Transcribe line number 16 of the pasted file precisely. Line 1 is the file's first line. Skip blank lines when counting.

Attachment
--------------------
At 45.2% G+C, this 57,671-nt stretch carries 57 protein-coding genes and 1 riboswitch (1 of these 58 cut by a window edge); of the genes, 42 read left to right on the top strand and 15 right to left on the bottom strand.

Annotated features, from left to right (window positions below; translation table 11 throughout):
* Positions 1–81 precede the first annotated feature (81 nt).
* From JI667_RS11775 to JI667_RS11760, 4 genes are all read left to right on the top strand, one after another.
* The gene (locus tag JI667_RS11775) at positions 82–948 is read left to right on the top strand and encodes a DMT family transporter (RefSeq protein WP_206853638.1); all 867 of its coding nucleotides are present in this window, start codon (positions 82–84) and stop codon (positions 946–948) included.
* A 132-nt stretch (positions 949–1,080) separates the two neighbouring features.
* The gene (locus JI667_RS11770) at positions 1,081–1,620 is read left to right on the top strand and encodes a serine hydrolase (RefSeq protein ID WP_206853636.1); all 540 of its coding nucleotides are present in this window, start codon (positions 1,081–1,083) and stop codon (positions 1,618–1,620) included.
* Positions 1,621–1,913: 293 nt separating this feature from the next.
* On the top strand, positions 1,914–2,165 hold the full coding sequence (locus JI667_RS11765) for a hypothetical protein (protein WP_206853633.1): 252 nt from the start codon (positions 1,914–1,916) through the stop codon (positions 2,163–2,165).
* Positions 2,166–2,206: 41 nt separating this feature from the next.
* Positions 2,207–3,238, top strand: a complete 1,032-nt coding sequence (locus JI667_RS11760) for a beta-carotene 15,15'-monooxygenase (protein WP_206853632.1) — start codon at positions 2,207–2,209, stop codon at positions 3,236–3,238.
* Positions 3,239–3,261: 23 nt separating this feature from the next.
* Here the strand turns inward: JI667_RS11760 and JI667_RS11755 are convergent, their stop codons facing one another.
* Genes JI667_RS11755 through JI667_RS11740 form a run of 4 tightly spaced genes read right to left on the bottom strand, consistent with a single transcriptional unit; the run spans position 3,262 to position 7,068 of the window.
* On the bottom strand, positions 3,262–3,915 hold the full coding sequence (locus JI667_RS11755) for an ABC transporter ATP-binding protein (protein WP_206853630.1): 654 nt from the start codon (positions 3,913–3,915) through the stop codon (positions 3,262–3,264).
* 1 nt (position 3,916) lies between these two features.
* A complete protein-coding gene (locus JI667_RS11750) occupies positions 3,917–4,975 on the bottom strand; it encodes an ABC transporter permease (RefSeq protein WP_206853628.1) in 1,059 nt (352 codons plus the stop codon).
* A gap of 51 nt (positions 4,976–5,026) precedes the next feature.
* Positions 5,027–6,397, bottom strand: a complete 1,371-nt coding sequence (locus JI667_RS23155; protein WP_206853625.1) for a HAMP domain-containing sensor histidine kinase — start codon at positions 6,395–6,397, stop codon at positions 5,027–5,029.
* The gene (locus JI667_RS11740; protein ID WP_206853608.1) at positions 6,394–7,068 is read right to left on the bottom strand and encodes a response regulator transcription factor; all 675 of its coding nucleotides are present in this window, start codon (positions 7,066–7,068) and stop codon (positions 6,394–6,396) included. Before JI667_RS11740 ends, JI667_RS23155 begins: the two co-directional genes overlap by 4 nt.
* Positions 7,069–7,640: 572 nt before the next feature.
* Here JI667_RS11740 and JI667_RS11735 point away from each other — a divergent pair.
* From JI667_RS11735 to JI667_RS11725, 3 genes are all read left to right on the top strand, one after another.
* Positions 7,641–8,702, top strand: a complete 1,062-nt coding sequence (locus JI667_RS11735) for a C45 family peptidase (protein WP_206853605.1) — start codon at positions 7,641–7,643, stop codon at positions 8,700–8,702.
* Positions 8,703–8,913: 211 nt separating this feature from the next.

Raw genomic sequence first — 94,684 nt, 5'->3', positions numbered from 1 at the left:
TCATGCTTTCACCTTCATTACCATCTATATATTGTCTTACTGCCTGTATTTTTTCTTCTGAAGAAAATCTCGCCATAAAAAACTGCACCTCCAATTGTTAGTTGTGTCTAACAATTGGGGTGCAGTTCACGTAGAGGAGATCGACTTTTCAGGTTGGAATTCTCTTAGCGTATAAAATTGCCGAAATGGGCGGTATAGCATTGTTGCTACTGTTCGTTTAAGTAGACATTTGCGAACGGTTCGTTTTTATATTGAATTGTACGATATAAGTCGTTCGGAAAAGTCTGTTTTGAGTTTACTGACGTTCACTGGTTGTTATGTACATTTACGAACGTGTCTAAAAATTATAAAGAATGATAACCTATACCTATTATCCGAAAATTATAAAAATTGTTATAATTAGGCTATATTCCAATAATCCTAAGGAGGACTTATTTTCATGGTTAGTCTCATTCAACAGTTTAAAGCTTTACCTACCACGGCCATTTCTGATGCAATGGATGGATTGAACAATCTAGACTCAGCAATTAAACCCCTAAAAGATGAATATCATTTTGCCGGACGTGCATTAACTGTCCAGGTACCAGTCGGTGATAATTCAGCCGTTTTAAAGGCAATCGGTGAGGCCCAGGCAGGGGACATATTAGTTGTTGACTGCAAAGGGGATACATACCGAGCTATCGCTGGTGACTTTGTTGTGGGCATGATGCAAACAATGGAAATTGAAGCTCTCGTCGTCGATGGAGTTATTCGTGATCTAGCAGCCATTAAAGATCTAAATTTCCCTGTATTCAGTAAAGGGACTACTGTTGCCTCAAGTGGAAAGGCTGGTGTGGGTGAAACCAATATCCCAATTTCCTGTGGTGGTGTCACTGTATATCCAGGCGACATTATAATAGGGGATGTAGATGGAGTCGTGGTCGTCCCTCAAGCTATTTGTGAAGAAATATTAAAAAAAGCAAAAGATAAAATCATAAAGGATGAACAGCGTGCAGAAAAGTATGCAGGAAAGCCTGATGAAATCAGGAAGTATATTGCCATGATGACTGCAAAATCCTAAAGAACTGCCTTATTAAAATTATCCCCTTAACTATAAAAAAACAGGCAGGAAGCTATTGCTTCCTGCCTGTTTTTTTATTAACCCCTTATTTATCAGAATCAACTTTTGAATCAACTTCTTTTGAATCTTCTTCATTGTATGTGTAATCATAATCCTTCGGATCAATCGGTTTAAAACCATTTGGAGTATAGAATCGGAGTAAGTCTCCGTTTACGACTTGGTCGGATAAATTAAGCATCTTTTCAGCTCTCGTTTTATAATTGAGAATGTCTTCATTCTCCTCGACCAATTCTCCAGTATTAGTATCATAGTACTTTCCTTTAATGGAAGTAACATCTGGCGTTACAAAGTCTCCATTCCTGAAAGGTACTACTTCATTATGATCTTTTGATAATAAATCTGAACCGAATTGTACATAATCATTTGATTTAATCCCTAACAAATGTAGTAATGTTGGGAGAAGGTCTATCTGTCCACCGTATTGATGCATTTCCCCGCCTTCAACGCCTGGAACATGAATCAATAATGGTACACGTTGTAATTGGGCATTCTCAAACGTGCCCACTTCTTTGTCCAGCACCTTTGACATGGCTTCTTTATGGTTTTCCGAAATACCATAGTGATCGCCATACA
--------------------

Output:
* 1 nt (position 3,916) lies between these two features.